Piffer Potpouri – A Book of Anecdotes
Review by C. Naseer Ahmad
Washington, DC

“A thing of beauty is a joy forever, ” said John Keats. Piffer (Punjab Irregular Infantry Frontier Force) Potpouri – a book of anecdotes edited by retired Lt Col Nasir Ali Khan – is a thing of beauty too. Like a properly infused cup of tea or an aged spirited drink – depending upon one’s palate, the book is to be enjoyed with each sip. It is definitely not a decoration piece.
Piffer Pitpouri takes the reader through the country roads and alleys of history. One gets to enjoy snippets of visits by famous – and infamous – military leaders of the South Asian subcontinent as well as the British Raj. This book is not for those seeking instant gratification in the age of the Internet or adrenaline rush through speeding on boring wide highways of history, tinged with the victor’s revisionism.
With rigor and imagination, Lt. Col. Nasir Ali Khan has leveled the playing field where majors, colonels, brigadiers and generals have narrated the events and stories as they best remember – just like they would have performed on the battlefield. Occasionally, Lt Col Nasir has added some editorial comments.
There is humor – sometimes only for the locker room or the bar – and there is originality in this book. Through the language used, the editor takes the reader to the times when life was not rushed.
It seems that the book percolated through the mind of Nasir Ali Khan, with each step of the early morning (before sunrise) walks in Lahore’s Polo Ground. The banter with his buddies that followed the walk probably refined the material further.
The lack of pomposity in this book is refreshing. It reflects the 81-year- young editor’s humility who returns home from the Polo Ground walk to serve a cup of tea to his wife of six decades. A vivid example of his humility is a personal anecdote about driving by the Buckingham Palace and informing a visiting friend -during his years as a diplomat in London – that his friend was never likely to live there. Apparently the colonel had to eat his words because his friend ended up living at Buckingham Palace for three months at Queen Elizabeth’s invitation. The book contains some wisdom of the editor gained though age.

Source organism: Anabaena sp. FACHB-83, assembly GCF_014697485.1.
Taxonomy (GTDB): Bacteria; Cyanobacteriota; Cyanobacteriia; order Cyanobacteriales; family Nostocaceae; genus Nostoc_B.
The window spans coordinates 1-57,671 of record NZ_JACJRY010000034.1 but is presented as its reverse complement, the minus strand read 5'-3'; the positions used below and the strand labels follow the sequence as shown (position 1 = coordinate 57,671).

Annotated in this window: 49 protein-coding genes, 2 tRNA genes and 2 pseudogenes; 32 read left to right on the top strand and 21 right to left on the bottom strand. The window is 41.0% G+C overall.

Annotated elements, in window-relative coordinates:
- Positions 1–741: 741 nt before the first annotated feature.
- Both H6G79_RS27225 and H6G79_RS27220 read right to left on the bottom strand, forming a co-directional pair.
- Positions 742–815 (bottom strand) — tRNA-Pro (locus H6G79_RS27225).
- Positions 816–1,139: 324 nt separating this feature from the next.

As Abraham Lincoln once said, “In the end, it's not the years in your life that count. It's the life in your years.” So it is about life in the years of so many Piffers – past and present. In the end, these anecdotes are about men who had sworn to defend their country even if it cost them their lives. The reader will find out about the real character of such men in a story – narrated by Lt Col Shamsher Ali Khan -- of Driver Mohammad Khan (nicknamed Kallo), who jumped over and lay over a grenade, which later turned out to be a dud. When asked by his officers about the reasons for such bold action, Kallo said, “If I had died, if would be of little consequence but if you officers had died, it would be a national loss.”
(C. Naseer Ahmad, son of a Piffer, lives in Washington D.C. area and writes for Pakistan Link. He is president of AZI Consulting Inc. He is a graduate of Forman Christian College, Johns Hopkins University School of Advanced International Studies and George Washington University’s School of Engineering)


Editor: Akhtar M. Faruqui
2004 . All Rights Reserved.